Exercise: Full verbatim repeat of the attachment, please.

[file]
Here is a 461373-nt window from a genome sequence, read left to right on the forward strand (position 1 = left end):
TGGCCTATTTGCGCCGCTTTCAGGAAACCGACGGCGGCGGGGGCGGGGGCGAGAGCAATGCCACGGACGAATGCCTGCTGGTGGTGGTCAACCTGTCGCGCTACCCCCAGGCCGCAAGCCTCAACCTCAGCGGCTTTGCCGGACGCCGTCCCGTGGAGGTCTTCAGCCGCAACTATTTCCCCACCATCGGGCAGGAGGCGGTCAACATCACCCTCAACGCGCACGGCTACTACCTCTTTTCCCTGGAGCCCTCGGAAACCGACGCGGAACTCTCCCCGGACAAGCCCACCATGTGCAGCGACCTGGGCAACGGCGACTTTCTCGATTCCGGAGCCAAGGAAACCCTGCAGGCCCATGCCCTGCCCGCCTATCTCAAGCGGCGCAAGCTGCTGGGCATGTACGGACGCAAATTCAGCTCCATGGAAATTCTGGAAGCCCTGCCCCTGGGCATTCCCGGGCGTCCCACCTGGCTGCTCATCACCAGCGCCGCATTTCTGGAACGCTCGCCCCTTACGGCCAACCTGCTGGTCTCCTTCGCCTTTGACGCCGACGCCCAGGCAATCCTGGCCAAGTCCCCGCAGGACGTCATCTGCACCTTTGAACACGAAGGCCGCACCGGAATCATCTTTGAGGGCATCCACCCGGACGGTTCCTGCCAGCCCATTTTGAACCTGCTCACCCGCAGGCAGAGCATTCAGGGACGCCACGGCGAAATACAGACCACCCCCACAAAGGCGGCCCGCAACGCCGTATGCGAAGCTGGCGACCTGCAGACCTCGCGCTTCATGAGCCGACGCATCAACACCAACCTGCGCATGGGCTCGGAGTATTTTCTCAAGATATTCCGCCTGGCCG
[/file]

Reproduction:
Here is a 461373-nt window from a genome sequence, read left to right on the forward strand (position 1 = left end):
TGGCCTATTTGCGCCGCTTTCAGGAAACCGACGGCGGCGGGGGCGGGGGCGAGAGCAATGCCACGGACGAATGCCTGCTGGTGGTGGTCAACCTGTCGCGCTACCCCCAGGCCGCAAGCCTCAACCTCAGCGGCTTTGCCGGACGCCGTCCCGTGGAGGTCTTCAGCCGCAACTATTTCCCCACCATCGGGCAGGAGGCGGTCAACATCACCCTCAACGCGCACGGCTACTACCTCTTTTCCCTGGAGCCCTCGGAAACCGACGCGGAACTCTCCCCGGACAAGCCCACCATGTGCAGCGACCTGGGCAACGGCGACTTTCTCGATTCCGGAGCCAAGGAAACCCTGCAGGCCCATGCCCTGCCCGCCTATCTCAAGCGGCGCAAGCTGCTGGGCATGTACGGACGCAAATTCAGCTCCATGGAAATTCTGGAAGCCCTGCCCCTGGGCATTCCCGGGCGTCCCACCTGGCTGCTCATCACCAGCGCCGCATTTCTGGAACGCTCGCCCCTTACGGCCAACCTGCTGGTCTCCTTCGCCTTTGACGCCGACGCCCAGGCAATCCTGGCCAAGTCCCCGCAGGACGTCATCTGCACCTTTGAACACGAAGGCCGCACCGGAATCATCTTTGAGGGCATCCACCCGGACGGTTCCTGCCAGCCCATTTTGAACCTGCTCACCCGCAGGCAGAGCATTCAGGGACGCCACGGCGAAATACAGACCACCCCCACAAAGGCGGCCCGCAACGCCGTATGCGAAGCTGGCGACCTGCAGACCTCGCGCTTCATGAGCCGACGCATCAACACCAACCTGCGCATGGGCTCGGAGTATTTTCTCAAGATATTCCGCCTGGCCG